But even as the reviews come in from Denver, the message from the pulpit will likely be found lacking in result. That is what almost always happens. It was the case even before President Theodore Roosevelt coined the term. Certainly it was the case the first time a president hit the road to pressure Congress. That was Andrew Johnson with his famous two-week "swing around the circle" by train when his Reconstruction policies came under attack in 1866. Poet James Russell Lowell wrote that Johnson would be "indignantly remembered as the first, and we trust the last, of our chief magistrates who believed in the brutality of the people and gave to the White House the ill-savor of a corner grocery."
The method of transportation and the speed of communication have changed — but not the supreme confidence of presidents that they can use words to move votes. For Ronald Reagan, it was his oft-stated warning to lawmakers, "When you can't make them see the light, make them feel the heat." Reagan was called the Great Communicator, but his attempts to use his eloquence to move Congress most often came up short. That is the conclusion of George C. Edwards III, the presidential historian at Texas A&M University who has conducted the most in-depth study of the bully pulpit and who suggests this White House should lower its expectations for the current exercise.
"It is true for all presidents. They virtually never move public opinion in their direction," Edwards tells National Journal. Citing polling numbers for six decades and multiple presidents, he says, "It happened for Ronald Reagan. It happened for FDR. It happens all the time. You should anticipate failure if you're trying to change people's minds. The data is overwhelming." What Edwards learned is that presidents succeed in rallying the public when the public already agrees with them. The people agreed with Obama that the rich should pay more in taxes, agreed with Reagan that everybody should get a tax cut, and agreed with Franklin Roosevelt on Social Security. These presidents didn't need to move the needle on these issues; all they had to do was marshal support. But the same three presidents, using the same bully-pulpit tactics, failed to win over the people — and the lawmakers — on other fronts.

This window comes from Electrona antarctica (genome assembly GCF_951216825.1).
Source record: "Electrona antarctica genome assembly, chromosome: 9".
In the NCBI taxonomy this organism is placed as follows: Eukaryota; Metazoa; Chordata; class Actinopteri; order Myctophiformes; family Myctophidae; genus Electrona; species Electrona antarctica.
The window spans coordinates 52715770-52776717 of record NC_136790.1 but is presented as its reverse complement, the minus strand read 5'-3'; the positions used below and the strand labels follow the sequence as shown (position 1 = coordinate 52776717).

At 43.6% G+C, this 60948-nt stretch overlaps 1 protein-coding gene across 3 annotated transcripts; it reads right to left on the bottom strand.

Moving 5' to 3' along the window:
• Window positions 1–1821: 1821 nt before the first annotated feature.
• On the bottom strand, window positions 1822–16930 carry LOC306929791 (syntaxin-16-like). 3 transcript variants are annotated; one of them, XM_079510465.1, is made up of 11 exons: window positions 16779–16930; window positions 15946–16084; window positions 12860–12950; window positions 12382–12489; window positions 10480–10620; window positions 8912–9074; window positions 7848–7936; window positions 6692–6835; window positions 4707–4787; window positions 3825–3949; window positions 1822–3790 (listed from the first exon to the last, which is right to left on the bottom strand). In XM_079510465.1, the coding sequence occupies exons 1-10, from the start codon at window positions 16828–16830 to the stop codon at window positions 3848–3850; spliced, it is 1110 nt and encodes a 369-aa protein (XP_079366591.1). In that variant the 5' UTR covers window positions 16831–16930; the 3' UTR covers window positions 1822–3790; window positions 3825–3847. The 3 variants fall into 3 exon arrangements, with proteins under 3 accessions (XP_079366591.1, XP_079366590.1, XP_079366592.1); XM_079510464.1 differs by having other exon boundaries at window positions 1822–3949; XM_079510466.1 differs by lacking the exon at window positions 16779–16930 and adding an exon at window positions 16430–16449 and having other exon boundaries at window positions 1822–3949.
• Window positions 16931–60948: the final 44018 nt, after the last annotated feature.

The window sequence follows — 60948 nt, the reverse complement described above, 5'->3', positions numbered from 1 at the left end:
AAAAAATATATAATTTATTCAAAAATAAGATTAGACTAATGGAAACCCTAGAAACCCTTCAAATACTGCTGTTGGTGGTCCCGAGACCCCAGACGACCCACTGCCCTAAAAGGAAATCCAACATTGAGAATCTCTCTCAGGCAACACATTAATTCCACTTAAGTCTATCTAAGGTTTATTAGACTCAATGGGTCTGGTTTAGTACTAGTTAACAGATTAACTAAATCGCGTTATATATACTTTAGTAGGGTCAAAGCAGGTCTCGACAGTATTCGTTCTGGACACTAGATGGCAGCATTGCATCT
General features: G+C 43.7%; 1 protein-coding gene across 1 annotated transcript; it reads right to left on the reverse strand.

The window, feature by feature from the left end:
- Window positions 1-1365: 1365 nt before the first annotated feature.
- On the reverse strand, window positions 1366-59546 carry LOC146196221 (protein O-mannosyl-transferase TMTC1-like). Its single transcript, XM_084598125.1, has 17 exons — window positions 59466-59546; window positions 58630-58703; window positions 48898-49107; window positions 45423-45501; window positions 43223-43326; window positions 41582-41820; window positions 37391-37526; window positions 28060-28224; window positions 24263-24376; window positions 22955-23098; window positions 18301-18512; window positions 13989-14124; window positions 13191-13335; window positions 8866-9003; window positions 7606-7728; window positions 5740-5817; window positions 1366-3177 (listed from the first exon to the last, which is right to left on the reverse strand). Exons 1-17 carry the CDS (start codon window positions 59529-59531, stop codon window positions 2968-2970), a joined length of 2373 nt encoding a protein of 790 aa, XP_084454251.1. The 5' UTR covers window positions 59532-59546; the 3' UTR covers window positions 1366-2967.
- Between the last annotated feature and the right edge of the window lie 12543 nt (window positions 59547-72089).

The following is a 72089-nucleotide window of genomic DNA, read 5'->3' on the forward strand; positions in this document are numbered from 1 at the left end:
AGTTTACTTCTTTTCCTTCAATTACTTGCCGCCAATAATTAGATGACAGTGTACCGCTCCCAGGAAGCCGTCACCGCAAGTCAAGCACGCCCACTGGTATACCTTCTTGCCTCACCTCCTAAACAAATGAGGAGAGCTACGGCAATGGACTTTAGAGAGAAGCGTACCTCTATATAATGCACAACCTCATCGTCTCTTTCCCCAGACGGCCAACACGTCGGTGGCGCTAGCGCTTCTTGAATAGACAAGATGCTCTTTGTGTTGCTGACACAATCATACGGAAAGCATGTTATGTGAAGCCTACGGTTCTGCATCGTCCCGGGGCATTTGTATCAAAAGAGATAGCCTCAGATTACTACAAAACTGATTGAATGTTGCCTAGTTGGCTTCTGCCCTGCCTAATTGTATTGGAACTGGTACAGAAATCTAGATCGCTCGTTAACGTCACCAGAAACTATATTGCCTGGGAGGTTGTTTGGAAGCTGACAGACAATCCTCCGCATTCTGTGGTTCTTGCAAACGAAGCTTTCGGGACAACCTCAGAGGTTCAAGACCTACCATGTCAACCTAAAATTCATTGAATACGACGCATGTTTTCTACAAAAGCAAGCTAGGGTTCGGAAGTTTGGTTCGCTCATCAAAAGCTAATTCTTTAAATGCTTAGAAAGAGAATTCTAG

In Reagan's case, he never managed to persuade a majority of the public to support the Nicaraguan Contras, spend more on defense, or spend less on domestic programs. "He had a very difficult time in influencing the public on these," Edwards says. Similarly, four years of speeches have yet to gain solid public support for Obama's health care overhaul. And the president's many speeches on the sequester or on his jobs plan never won over the public, let alone members of Congress. "Now, he is doing it about guns," Edwards says. "And he's not going to have any more success.... Presidents just are not successful in changing people's minds."